Polycomb bodies are concentrations of Polycomb Group proteins detectable in the nucleus at various intensities. The largest or most intense have been shown to contain genomic clusters of Polycomb Group targets such as the Hox gene clusters. Since, in general, the number of Polycomb bodies visible is an order of magnitude smaller than the known number of Polycomb target genes in the genome, they are often thought to involve the association of multiple genomic regions that are distant from one another in the genome. This chapter reviews the evidence for Polycomb bodies, their formation and their genomic content. While different lines of evidence indicate that genomically remote Polycomb target genes can associate, often enhancing the repressive effect, other evidence indicates that this is not usually a stable interaction, varies from one tissue to another, and is strongly dependent on the presence of insulator protein binding sites near Polycomb targets. The effects of transcriptional derepression and of post-transcriptional modifications of Polycomb proteins or of insulator proteins as factors modulating the association lf remote Polycomb target sites are also discussed.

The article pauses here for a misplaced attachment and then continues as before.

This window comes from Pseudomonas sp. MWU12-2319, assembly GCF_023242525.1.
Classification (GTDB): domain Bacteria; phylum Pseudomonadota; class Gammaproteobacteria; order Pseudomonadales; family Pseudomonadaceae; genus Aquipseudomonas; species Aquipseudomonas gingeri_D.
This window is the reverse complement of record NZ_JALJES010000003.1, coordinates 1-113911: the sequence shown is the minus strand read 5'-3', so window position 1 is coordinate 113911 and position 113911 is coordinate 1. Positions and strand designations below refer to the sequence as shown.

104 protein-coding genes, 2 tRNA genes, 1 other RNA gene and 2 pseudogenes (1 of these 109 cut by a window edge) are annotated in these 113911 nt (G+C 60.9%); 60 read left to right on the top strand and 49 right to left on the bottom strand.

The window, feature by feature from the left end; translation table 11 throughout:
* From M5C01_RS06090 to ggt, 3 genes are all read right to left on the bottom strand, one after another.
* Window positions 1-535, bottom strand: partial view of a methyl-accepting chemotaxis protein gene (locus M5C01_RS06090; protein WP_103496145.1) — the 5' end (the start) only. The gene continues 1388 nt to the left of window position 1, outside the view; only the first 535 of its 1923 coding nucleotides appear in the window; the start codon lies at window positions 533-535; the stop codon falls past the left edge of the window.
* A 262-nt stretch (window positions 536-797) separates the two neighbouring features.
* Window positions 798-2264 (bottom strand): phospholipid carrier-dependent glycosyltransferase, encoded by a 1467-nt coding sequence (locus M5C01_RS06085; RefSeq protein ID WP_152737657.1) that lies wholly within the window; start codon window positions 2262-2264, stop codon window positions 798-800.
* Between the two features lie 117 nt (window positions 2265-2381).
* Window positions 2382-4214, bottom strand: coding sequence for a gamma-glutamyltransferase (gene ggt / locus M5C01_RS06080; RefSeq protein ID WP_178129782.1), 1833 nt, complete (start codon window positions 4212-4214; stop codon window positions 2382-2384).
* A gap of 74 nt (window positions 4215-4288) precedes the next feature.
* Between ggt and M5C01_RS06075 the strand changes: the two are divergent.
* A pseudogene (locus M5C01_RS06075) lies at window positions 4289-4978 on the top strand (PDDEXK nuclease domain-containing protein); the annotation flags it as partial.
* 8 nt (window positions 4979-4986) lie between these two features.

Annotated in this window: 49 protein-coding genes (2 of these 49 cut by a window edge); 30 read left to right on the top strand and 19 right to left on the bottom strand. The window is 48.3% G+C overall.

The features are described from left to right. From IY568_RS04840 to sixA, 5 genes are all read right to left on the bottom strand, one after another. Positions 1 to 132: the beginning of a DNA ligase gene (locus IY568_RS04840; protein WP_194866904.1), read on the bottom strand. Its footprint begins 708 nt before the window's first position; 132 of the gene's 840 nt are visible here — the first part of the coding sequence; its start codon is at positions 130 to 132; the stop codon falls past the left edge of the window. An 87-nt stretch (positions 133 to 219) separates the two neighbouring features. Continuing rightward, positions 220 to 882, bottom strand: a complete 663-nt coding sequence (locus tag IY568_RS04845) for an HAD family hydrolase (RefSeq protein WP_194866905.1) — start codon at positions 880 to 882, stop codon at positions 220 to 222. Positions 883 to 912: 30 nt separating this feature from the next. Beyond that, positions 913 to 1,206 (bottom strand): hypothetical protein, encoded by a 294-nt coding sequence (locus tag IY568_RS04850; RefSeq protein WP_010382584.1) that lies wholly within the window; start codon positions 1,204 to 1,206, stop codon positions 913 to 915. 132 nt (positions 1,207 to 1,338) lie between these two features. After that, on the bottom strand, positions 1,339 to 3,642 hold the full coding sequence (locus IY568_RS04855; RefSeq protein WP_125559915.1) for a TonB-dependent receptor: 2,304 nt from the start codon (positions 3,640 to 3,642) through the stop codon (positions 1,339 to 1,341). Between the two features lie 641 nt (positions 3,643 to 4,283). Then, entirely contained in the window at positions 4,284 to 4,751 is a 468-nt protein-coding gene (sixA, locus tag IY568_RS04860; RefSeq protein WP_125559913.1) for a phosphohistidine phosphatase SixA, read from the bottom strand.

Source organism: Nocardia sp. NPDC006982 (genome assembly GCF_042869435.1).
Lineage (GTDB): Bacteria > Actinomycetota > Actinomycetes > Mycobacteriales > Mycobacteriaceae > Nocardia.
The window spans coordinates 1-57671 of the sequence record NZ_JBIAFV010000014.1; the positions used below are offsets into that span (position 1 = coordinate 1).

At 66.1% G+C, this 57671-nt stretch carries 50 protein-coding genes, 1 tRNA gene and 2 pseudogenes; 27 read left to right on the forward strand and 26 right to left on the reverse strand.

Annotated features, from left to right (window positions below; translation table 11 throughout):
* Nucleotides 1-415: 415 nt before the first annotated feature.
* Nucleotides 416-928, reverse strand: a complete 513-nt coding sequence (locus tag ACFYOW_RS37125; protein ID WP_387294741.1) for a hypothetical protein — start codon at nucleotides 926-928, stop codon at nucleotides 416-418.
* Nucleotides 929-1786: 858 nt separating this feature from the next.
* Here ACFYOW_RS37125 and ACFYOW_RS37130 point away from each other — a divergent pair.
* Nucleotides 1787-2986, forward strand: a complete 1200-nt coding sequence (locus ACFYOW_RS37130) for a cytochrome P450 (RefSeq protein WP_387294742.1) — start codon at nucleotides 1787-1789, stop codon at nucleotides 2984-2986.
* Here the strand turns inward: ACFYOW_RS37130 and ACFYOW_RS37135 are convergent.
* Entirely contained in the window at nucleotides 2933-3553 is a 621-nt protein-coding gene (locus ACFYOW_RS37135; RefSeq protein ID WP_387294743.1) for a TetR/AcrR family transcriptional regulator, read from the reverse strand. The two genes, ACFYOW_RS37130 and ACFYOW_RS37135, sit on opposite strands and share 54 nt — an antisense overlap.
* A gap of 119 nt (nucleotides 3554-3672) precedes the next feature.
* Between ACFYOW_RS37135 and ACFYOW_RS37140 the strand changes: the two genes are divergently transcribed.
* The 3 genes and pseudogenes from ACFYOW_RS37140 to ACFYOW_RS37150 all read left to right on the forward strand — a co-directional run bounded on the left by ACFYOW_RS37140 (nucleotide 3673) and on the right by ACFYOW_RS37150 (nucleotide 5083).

All Science Journal Classification (ASJC) codes
- Biochemistry, Genetics and Molecular Biology(all)